For the third day, crews continue to battle a large, out-of-control forest fire in southwestern Nova Scotia, which is now believed to be triple the size of what was estimated earlier in the day.
As of 3 p.m. Wednesday afternoon, the fire in the area of South Horseshoe Lake in Yarmouth County was estimated to be about 3,100 hectares in size, equal to about 31 square kilometres.
Wednesday morning, it was estimated to be 1,000 hectares. When crews first responded to the fire late Monday afternoon, the fire was estimated to be just 50 hectares.
Kara McCurdy, the wildfire prevention officer for the Department of Natural Resources and Renewables, said estimates are bound to change as things like smoke and tree cover can affect visibility for the crews.
“It really hasn’t probably grown that much from yesterday, it’s just that crews have got a better visual of the fire today because of the lack of the smoke,” she explained.
“So now they have a better chance to get a better perimeter of it.”
It’s the largest fire in Nova Scotia in recent memory. McCurdy said the last one of this scale she recalls was in Porters Lake in 2008, which was around 1,900 hectares — though that fire was significantly closer to homes and businesses.
She said late Wednesday afternoon there were two DNR helicopters as well as a water bomber from Newfoundland and Labrador at the scene, in addition to a 40-person crew mobilized from across the province to help with the firefighting efforts.
“Because of the size and complexity of the fire, we’ve also brought in our incident management team to help co-ordinate logistics, resources, planning and things like that,” McCurdy said.
She estimated the fire is “certainly not higher” than 10 per cent contained.
McCurdy said the fire’s growth was due to dry and windy weather conditions. This is also the time of year known as the “spring dip” — when trees are putting all of their energy into new growth, which can make forests “really dry.”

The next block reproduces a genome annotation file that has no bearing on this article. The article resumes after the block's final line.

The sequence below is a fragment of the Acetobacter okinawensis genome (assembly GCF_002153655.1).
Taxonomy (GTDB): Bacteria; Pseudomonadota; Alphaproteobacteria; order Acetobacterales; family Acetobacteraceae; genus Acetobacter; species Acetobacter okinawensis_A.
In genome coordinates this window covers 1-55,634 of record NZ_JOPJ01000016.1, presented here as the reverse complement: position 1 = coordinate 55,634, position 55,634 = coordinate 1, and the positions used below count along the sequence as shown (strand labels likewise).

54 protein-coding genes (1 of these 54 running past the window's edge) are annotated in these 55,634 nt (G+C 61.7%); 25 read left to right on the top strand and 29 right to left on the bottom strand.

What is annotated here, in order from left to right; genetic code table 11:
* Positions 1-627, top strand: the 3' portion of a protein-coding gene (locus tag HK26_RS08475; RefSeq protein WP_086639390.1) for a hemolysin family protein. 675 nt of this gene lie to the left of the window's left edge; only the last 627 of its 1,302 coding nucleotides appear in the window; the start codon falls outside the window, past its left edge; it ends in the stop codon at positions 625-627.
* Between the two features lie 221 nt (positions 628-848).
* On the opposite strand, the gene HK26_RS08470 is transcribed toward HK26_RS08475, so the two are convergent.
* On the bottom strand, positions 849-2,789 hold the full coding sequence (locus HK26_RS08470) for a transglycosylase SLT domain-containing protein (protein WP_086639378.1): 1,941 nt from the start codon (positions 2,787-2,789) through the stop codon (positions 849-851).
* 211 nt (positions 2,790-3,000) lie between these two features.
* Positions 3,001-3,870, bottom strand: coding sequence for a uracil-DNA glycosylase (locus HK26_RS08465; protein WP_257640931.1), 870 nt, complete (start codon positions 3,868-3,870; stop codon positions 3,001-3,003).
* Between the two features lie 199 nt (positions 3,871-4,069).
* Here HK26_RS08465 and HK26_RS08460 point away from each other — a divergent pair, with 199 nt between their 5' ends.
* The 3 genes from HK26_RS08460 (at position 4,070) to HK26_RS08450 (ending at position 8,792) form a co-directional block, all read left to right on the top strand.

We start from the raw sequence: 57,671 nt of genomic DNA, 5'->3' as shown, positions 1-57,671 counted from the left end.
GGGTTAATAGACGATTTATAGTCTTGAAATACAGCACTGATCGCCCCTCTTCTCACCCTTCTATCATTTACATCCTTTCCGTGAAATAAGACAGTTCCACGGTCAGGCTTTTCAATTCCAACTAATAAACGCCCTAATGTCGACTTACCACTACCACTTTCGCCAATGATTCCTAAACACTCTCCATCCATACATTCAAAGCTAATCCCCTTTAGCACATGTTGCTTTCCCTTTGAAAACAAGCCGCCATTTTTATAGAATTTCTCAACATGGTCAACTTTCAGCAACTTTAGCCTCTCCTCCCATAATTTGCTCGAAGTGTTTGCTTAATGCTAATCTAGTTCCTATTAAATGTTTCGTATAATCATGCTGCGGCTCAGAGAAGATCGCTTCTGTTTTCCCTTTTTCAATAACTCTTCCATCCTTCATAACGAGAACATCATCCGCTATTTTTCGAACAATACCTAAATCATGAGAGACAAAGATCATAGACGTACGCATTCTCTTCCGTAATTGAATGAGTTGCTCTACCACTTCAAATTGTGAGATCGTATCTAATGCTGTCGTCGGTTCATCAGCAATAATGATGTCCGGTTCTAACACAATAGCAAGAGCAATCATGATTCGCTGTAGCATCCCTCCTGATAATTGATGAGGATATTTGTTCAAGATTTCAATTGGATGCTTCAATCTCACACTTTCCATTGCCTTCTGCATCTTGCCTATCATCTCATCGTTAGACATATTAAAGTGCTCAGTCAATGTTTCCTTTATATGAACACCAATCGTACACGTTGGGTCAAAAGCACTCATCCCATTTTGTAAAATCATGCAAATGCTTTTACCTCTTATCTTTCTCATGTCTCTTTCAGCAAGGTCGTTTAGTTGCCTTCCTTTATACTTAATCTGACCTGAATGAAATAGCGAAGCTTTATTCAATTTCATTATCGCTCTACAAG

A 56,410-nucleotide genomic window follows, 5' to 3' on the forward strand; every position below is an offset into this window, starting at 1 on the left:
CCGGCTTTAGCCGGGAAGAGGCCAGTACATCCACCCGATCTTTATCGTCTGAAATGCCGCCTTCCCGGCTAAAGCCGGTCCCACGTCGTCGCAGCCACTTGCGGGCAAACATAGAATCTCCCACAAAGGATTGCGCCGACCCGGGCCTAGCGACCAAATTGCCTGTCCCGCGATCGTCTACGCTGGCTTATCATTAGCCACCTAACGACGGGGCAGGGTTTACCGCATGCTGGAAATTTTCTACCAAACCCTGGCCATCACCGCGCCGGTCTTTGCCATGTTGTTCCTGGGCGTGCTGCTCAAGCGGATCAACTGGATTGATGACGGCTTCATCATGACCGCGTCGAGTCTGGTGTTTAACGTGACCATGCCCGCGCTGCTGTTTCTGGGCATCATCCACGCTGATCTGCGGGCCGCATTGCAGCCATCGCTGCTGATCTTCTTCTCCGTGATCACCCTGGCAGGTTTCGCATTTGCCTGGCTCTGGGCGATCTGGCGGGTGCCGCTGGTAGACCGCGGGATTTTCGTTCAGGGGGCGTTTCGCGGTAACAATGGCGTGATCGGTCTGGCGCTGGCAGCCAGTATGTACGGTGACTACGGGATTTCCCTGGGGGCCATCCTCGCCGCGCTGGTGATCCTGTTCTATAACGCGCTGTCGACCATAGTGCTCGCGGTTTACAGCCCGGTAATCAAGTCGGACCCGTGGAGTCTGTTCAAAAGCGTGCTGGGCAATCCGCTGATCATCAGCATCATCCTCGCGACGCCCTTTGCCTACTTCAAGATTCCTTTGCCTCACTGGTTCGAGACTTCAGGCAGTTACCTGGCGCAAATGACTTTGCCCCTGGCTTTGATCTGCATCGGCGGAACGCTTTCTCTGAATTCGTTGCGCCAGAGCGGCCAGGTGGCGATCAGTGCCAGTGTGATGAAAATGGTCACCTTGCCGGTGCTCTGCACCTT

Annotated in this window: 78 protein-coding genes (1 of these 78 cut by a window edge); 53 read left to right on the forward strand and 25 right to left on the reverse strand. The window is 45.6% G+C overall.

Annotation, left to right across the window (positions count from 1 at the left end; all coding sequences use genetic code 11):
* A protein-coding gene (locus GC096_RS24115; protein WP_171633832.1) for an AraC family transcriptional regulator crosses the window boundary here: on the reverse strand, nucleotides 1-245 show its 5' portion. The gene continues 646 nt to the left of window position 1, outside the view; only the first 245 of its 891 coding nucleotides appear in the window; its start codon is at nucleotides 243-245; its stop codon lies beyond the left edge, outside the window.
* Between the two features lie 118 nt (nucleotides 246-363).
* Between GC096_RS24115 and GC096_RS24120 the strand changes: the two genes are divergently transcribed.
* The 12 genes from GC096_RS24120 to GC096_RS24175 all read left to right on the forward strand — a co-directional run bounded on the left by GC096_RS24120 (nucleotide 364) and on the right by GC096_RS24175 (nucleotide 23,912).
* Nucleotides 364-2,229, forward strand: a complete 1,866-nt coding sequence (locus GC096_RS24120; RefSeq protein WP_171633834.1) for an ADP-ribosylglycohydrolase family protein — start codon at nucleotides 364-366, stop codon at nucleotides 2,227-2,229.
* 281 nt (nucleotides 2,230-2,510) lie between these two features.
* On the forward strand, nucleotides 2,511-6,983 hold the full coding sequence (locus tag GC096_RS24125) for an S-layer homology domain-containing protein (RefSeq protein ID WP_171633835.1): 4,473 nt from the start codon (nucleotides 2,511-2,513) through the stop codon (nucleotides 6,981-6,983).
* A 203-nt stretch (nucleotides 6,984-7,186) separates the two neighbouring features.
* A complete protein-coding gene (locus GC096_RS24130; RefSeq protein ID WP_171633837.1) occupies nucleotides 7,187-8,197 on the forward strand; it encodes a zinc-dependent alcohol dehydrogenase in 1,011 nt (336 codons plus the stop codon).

Since Tuesday, winds have slowed down and the humidity level is a bit higher. But with temperatures expected to rise into the mid-20s Thursday, McCurdy is concerned about the impact that could have.
“We’re not looking at any kind of rain forecasted until Sunday, and every time we look at the forecast it changes, so we’re kind of monitoring that stuff,” she said.
She said it’s a good idea for people in the area to prepare a 72-hour emergency preparedness kit in case they need to evacuate. Preparedness information from the Emergency Management Office is available through the Nova Scotia website.
McCurdy said crews could be at the scene for a long time. While the initial fire can often be under control in a couple of days, she said it takes much longer to do “mop up” work — making sure all the hot spots are extinguished.
“We could be looking at a week, we could be looking at a month, depending on the conditions,” she said.
The fire is in a “boggy” area with a lot of sparse spruce trees. It’s a remote area not accessible by vehicle, but there are ATV trails.
Since there was no lightning in the area recently, McCurdy said the fire was likely caused by people. She said Wednesday that they will investigate further to determine what the exact cause was — though given the fire’s remote location, it could be difficult.
McCurdy said the vast majority of fires — 98 per cent — are caused by human activity, which includes things like residential burning, grass and debris burning, improper placement of campfires, and failing to supervise fires or put them out properly.
She said people should check the province’s burn restrictions before lighting a fire. Burning before 2 p.m. is banned altogether, and the province’s BurnSafe website is updated each day at 2 p.m. to say if and where burning is restricted.
On Wednesday, burning is not allowed in Queens, Shelburne or Yarmouth Counties, and burning is restricted until 7 p.m. in all other counties.
Air quality statement
An air quality statement continues to be in effect for Yarmouth County due to “elevated pollution levels.”
“Easterly winds will continue today which will push this smoke to the west, possibly giving reduced air quality, especially where the smoke descends to ground level,” Environment Canada said in the statement.
“Individuals may experience symptoms such as increased coughing, throat irritation, headaches or shortness of breath. Children, seniors, and those with cardiovascular or lung disease, such as asthma, are especially at risk.”
Environment Canada is advising those with breathing difficulties to stay inside.
“Find an indoor place that’s cool and ventilated. Using an air conditioner that cools and filters air may help,” it said.
“If you open the windows you may let in more polluted air. If your home isn’t air-conditioned, consider going to a public place (library, shopping mall, recreation centre) that is air-conditioned.”